The Port Arthur News
Southeast Texas media members have flocked around the story of a controversial park being built in Orange County.
City of Orange Councilmember Annette Carson-Pernell addressed the controversy on Thursday surrounding the proposed construction of a "Confederate Flag Memorial" in Orange.
The Texas Division of the Sons of Confederate Veterans is building a memorial that will enable Interstate 10 travelers to "see Confederate Flags flying proudly in the Texas breeze." A flyer used for rasing funds for the project reads, “Proud of your ancestors? Take a stand on I-10!”
The memorial, which would display 26 Confederate flags visible from the Interstate, would be built at the intersection of Interstate 10 and Martin Luther King, Jr. Drive in Orange.
Some in the city have objected to the juxtaposition of a Confederate memorial along a street named for the slain civil rights leader with one Town Hall Meeting and one Concerned Citizens meeting having been held to allow residents the opportunity to voice opinions for or against the memorial, which is less than a mile from Heritage Veterans Memorial Plaza, on the campus of First Church of the Nazarene on Martin Luther King Drive. The Plaza honors all veterans.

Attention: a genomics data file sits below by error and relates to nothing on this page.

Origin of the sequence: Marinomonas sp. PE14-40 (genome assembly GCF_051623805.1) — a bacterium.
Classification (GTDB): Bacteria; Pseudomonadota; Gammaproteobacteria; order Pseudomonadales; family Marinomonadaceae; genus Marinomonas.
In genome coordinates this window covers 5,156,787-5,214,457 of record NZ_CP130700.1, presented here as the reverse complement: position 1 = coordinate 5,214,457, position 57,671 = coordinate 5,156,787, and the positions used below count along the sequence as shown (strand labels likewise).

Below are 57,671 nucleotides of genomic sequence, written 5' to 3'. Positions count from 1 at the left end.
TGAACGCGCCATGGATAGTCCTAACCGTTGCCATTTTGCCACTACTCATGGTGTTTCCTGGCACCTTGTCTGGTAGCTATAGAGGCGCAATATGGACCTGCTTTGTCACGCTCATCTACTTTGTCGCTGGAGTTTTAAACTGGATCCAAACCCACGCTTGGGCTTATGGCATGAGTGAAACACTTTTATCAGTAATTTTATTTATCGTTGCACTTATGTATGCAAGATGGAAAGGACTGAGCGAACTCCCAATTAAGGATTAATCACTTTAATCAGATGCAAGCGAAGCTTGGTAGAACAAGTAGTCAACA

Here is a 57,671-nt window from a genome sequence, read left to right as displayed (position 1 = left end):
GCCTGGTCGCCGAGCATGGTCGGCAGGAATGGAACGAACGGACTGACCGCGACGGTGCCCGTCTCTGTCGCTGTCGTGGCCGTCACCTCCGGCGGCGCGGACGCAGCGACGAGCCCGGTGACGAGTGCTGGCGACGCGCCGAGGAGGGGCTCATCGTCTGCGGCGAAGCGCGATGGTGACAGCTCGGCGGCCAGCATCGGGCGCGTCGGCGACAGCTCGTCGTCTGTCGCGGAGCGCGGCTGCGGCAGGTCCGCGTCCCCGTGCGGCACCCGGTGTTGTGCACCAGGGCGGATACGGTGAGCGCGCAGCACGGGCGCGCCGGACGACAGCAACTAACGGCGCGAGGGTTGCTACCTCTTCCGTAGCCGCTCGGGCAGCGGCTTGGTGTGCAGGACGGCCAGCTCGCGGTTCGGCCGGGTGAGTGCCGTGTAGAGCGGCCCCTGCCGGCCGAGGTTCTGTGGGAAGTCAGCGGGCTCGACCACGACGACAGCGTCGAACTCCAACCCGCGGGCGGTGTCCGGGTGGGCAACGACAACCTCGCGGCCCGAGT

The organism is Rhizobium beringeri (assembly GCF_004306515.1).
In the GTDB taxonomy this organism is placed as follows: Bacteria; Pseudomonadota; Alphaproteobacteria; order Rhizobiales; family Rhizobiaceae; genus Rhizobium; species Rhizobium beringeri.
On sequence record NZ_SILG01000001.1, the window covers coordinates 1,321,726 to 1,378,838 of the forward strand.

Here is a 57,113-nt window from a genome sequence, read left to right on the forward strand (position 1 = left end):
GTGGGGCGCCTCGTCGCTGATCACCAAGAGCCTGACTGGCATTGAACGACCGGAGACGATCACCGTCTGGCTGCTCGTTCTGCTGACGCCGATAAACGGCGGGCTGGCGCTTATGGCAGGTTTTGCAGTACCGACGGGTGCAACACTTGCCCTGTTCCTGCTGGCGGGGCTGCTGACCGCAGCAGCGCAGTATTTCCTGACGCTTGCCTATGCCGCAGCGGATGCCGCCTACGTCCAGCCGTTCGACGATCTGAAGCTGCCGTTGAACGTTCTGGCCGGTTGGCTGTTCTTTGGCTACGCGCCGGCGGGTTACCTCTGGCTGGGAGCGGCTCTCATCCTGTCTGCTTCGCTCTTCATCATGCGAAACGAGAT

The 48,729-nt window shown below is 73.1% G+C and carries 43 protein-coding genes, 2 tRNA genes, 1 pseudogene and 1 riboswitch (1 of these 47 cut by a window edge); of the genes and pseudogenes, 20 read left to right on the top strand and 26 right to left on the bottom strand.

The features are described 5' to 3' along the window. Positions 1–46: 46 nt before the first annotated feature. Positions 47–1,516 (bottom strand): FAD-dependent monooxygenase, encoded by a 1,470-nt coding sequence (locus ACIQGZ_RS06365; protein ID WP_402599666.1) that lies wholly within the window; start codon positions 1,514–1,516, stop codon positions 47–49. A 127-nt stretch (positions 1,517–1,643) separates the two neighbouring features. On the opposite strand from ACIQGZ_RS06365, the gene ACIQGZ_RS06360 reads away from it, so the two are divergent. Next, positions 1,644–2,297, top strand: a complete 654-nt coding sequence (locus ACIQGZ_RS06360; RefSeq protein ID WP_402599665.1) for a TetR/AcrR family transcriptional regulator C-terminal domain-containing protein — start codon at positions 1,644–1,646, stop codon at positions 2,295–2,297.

Councilmember Pernell, who opposes the memorial, has had conversations with the SCV's Texas Division Commander Granvel Block.
Pernelll says she has invited Block to speak at town hall style meetings but he has refused to participate in those discussions.
She will speak about the controversy, touching on both sides of the issue and detail her conversations with Block on the issue.
Pernell said that she was told the purpose of the memorial is to give the real truth about the Civil War.
“I questioned what was I not taught? What was I missing?” Pernell said. “Turns out there is a lot I did not know.”
Pernell spoke about the history of slavery, The Klu Klux Klan, The Black Panthers.
A permit for a ‘veteran’s memorial’ was issued on January 16, 2013. An e-mail sent to the City Council on February 11, 2013, informed the council the SCV were building a memorial. The plans submitted with the permit did not include flags.
Pernell said that she was does not want the city of Orange to have the stigma of being racist.
“Stop saying what we can’t do,” Pernell said. “What can we do?”
The city sent a letter to the SCV offering to purchase the land.
“So far, there has been no response,” Pernell said.
Block was invited to address the Press Club, however, he declined.